Sunny blue sky, warm summer breeze, American flags waving outside buildings and homes, family and friends getting together for picnics and barbecues, patriotic music, games, parades and the most impressive fireworks. This is Independence Day!
An evening of lighting up the sky and dazzling spectators with amazing fireworks. However, the same explosive power that awes audiences can also cause severe injuries.
As any emergency room doctor may tell you, the 4th of July is one of the busiest days of the year. The amount of injuries that can happen on Independence Day is unsurpassed by any other holiday, and that is all thanks to one key difference: fireworks. Yes, fireworks are most definitely essential to celebrating the Fourth; what better way to celebrate our independence than loudly declaring it to the heavens that we are a proud, free nation? But as gorgeous as fireworks are, we tend to forget that, fundamentally, they are explosives.
A malfunctioning firework caused a dramatic Fourth of July pyrotechnic disaster in Simi Valley that injured dozens of people, fire officials concluded. A 5-inch-wide firework shell failed to leave its mortar tube and exploded inside, sparking a chain reaction that knocked down the display and sent debris and firework projectiles flying toward about 10,000 spectators watching hundreds of feet away. And that is just one of many incidents.
Staying Safe this Fourth of July:
Here are some Recommended Safety Tips from the Consumer Product Safety Commission –
- Never allow young children to play with or ignite fireworks.
- Avoid buying fireworks that are packaged in brown paper because this is often a sign that the fireworks were made for professional displays and that they could pose a danger to consumers.
- Always have an adult supervise fireworks activities. Parents don’t realize that young children suffer injuries from sparklers. Sparklers burn at temperatures of about 2,000 degrees – hot enough to melt some metals.
- Never place any part of your body directly over a fireworks device when lighting the fuse. Back up to a safe distance immediately after lighting fireworks.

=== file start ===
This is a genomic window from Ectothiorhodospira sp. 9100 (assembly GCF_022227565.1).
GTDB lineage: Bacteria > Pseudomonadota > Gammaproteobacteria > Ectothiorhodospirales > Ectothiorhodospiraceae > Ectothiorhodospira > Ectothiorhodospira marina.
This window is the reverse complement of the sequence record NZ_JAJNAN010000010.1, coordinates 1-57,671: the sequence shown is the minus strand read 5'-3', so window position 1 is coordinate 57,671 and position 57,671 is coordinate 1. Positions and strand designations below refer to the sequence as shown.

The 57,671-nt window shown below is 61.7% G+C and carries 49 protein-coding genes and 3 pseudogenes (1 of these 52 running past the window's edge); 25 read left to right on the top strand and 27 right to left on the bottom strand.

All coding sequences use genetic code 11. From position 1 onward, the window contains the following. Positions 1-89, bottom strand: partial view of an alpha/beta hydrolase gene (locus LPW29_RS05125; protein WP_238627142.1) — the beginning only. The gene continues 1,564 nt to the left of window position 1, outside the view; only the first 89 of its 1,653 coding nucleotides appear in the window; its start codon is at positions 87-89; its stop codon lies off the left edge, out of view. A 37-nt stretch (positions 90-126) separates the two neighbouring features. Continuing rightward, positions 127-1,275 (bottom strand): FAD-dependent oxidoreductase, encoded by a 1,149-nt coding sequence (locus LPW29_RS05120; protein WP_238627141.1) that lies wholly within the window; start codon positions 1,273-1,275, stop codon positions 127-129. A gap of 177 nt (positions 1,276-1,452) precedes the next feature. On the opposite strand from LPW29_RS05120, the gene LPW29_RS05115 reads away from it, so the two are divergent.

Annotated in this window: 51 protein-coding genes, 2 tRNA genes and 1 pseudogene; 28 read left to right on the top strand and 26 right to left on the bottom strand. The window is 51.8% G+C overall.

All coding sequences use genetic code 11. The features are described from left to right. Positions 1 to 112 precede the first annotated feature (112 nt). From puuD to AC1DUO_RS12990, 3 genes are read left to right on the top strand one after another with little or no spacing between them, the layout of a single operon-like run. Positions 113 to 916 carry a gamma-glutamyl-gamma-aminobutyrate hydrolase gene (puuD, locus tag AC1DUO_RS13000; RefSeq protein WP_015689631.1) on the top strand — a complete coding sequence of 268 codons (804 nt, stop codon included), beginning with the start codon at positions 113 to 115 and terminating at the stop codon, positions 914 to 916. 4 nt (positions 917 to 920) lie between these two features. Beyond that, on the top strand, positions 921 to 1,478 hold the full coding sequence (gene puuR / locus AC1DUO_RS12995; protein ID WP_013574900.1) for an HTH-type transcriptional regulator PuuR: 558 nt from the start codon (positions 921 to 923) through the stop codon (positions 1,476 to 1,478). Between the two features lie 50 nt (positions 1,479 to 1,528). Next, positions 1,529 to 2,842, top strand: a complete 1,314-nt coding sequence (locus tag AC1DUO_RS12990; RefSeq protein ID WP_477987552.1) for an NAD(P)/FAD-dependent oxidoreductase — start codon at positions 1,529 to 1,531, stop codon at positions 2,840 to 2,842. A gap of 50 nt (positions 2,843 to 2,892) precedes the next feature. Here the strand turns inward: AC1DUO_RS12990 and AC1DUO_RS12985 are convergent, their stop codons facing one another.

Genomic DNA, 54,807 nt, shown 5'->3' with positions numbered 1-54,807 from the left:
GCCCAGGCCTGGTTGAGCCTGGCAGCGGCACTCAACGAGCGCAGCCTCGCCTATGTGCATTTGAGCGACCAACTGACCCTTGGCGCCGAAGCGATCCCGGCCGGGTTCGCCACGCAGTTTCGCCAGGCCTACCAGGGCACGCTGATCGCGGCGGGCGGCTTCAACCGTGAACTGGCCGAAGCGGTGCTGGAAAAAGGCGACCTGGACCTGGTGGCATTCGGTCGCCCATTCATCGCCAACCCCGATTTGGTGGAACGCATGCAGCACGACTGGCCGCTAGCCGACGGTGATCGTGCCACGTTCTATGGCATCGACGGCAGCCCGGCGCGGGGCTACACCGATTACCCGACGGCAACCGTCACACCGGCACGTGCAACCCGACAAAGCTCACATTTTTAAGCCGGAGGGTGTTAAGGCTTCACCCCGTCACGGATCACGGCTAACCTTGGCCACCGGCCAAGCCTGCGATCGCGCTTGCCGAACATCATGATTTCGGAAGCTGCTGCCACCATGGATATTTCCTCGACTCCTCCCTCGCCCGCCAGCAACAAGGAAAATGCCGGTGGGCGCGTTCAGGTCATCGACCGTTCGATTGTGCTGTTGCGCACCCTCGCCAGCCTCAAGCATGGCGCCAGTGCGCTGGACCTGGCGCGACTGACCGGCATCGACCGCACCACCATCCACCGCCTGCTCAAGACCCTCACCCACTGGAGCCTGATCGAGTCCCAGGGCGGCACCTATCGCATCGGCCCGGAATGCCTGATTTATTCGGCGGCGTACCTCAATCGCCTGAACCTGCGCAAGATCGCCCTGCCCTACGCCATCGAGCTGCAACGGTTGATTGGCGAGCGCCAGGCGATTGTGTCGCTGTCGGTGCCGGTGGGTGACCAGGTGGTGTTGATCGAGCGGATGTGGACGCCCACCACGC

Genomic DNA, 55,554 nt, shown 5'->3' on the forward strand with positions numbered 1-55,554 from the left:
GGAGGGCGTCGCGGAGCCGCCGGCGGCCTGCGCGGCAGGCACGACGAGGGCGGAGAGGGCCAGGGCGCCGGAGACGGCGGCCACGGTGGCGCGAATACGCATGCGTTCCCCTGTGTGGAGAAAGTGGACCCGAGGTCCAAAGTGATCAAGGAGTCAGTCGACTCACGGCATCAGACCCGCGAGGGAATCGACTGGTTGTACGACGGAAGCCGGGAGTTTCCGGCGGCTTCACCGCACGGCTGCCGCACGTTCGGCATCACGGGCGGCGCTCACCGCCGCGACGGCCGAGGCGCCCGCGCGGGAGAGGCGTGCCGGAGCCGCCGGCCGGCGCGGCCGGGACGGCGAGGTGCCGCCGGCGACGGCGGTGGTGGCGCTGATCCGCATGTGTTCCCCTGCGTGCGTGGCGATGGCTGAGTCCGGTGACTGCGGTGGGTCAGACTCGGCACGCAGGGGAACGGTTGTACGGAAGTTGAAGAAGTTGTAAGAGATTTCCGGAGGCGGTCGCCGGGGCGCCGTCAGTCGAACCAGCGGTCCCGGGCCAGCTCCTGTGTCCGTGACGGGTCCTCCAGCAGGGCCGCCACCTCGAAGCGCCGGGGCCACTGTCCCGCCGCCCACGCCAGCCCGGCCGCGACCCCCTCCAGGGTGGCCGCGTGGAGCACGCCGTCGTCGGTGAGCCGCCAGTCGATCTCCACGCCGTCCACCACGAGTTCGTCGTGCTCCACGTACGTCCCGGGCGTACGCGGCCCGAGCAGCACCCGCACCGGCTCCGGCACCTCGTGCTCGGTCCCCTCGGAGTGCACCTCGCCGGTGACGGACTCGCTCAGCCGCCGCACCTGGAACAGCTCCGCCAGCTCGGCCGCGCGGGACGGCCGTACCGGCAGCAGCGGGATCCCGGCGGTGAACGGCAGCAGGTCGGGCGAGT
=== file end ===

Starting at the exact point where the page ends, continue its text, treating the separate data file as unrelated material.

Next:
- Never try to re-light or pick up fireworks that have not ignited fully.
- Never point or throw fireworks at another person.
- Keep a bucket of water or a garden hose handy in case of fire or other mishap.
- Light fireworks one at a time, then move back quickly.
- Never carry fireworks in a pocket or shoot them off in metal or glass containers.
- After fireworks complete their burning, douse the spent device with plenty of water from a bucket or hose before discarding it to prevent a trash fire.
- Make sure fireworks are legal in your area before buying or using them.
And let’s not forget the safety of our pets!
- Don’t bring your pets to a fireworks display, even a small one.
- If fireworks are being used near your home, put your pet in a safe, interior room to avoid exposure to the sound.
- Make sure your pet has an identification tag, in case it runs off during a fireworks display.
- Never shoot fireworks of any kind (consumer fireworks, sparklers, fountains, etc.) near pets.
The best way to protect your family is to not use any fireworks at home. Instead, attend a public fireworks display and leave the lighting to the professionals. However, stay aware of your surroundings and always be prepared and remain cautious.
Last but definitely not the least; here is a list of local fireworks, parades and other festivities that will take place throughout Ventura County and surrounding areas for Independence Day 2017! Fourth of July Festivites 2017
Have a serious injury and need legal advice? Contact Howard Blau.
Please Be Sure to Read the Following References:
“Recommended Safety Tips.” National Council on Fireworks Safety. Retrieved 21 June 2017. http://www.fireworkssafety.org/safety-tips/
“Fireworks Safety Tips.” SafeKids Worldwide. Retrieved 21 June 2017. https://www.safekids.org/tip/fireworks-safety-tips
“Fireworks Information Center.” Consumer Product Safety Commission. Retrieved 21 June 2017. https://www.cpsc.gov/Safety-Education/Safety-Education-Centers/Fireworks
“Fireworks Injuries.” FindLaw. Retrieved 21 June 2017. http://injury.findlaw.com/product-liability/fireworks-injuries.html